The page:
Previous chapter Table of Contents Next chapter
THE year 1845 opened upon busy scenes in Nauvoo. The building of the city continued, and active work was being prosecuted on the temple.
But how changed the scene in one year! The two trusted and tried leaders whom latter-day Israel had loved to honor, were cold in death, while a once united people were scattered like sheep without a shepherd. In Nauvoo a new regime had obtained; new leaders were at the helm, who were constantly assuring the people that they were determined to carry out the measures of Joseph; and yet they were slowly but certainly changing the policy and organization of the church.
On January 21,1845, the legislature of Illinois repealed the charter of Nauvoo. Though Nauvoo was at the time one of the most flourishing cities of the State, with prospects of becoming a great commercial center, its doom was sealed from this hour; and though strenuous efforts were made to further its prosperity, it soon began to decline, and to-day it is an obscure village; yet many fond memories cling around that yet, to many, hallowed place.
Whether the legislature was governed by religious prejudice, or whether the citizens of Nauvoo had so far abused their privileges as to warrant the repeal, is a speculative question not proper to discuss here.
In repealing the Nauvoo charter as a whole, they disregarded the advice of Governor Ford. The closing paragraph
of his Senate Message of December 17,1844, reads as follows:-
I see very strong indications on the part of both Houses, to make an entire repeal of all these charters. I do not see how ten or twelve thousand people can well do in a city without some chartered privileges. I would advise that all the obnoxious parts of these charters should be repealed, and an ample provision made against any future abuses of power, thus leaving all the really useful parts of their city charter and placing them upon grounds of some equality with other citizens. This is republican and cannot be denied without injustice. I am, very respectfully,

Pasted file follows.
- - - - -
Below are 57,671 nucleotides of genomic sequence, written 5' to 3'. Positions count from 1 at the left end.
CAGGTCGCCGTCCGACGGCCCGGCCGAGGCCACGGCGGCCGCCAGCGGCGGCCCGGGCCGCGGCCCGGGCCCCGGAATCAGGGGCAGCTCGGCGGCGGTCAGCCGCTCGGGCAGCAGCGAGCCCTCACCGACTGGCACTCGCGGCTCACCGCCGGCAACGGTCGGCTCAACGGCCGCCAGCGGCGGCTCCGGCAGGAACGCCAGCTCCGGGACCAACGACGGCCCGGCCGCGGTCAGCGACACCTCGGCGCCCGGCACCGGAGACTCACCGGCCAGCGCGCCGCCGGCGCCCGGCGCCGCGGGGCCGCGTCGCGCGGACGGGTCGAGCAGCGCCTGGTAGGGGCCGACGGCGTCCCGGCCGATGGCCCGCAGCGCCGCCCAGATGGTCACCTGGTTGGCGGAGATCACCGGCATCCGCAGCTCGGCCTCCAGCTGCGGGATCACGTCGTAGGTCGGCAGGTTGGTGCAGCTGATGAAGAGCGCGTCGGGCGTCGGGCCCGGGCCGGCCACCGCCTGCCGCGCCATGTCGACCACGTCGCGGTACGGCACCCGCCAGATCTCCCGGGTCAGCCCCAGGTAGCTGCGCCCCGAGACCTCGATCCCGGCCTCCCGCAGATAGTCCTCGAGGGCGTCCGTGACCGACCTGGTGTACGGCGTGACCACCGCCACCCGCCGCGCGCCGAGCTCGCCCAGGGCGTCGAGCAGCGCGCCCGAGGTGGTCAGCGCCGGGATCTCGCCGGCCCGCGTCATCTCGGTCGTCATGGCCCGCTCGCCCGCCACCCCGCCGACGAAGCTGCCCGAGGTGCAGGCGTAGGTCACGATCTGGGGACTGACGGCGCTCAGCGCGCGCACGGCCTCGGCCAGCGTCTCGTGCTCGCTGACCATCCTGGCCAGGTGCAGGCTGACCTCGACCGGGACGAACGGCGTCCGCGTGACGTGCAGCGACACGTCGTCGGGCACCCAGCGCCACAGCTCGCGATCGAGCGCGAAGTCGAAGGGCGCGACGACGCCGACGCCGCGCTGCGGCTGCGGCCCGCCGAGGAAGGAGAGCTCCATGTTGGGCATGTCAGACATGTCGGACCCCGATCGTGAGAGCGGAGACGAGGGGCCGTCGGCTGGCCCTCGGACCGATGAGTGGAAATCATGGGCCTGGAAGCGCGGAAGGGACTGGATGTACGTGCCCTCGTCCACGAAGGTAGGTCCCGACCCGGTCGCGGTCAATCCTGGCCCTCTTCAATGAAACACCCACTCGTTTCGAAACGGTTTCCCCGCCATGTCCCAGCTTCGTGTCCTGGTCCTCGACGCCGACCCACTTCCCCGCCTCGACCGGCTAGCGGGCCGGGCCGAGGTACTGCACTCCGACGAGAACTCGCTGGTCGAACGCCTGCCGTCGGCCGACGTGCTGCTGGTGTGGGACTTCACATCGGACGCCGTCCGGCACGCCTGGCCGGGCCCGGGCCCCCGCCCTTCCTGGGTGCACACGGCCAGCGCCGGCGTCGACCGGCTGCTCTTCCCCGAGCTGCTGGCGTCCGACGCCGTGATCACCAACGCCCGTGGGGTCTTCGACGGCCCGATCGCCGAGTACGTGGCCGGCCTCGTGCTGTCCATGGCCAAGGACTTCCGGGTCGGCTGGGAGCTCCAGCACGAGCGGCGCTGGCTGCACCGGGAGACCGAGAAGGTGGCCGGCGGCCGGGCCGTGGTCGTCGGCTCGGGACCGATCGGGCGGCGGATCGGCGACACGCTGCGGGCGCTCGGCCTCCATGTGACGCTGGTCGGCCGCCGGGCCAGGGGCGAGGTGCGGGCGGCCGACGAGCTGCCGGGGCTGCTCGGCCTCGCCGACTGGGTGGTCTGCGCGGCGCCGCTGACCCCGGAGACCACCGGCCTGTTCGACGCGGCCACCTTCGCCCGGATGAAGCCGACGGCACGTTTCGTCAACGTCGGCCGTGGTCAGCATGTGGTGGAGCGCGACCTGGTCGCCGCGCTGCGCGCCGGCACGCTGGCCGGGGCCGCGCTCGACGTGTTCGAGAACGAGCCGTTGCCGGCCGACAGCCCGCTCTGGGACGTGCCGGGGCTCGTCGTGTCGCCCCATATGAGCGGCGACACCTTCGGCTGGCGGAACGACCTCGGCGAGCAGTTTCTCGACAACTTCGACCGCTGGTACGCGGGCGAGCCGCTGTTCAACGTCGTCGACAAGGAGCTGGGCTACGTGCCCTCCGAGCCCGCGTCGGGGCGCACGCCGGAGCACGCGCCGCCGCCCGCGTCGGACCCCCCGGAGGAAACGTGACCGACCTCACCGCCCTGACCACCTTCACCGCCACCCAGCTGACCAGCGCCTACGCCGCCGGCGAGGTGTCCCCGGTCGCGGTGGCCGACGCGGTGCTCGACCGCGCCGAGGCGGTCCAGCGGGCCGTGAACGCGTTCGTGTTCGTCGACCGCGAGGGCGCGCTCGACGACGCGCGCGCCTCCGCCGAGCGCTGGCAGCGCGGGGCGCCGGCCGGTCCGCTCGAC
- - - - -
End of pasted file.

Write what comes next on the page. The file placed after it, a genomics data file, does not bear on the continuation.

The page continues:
Your obedient servant,
"SPRINGFIELD, December, 17, 1844. THOMAS FORD."
The measure was strenuously opposed by Almon W. Babbitt, a Mormon, then in the legislature from Hancock County, and Jacob B. Backenstos, known as a "Jack Mormon," because of his friendship for the Mormons. The measure however passed the House on January 21, 1845, by a vote of 76 yeas to 36 nays, and subsequently passed the Senate by a large majority.
At the April General Conference for 1845 the general officers came up again to be passed upon, and as it is important in this period to know just how some men stood, we insert this part of the minutes:-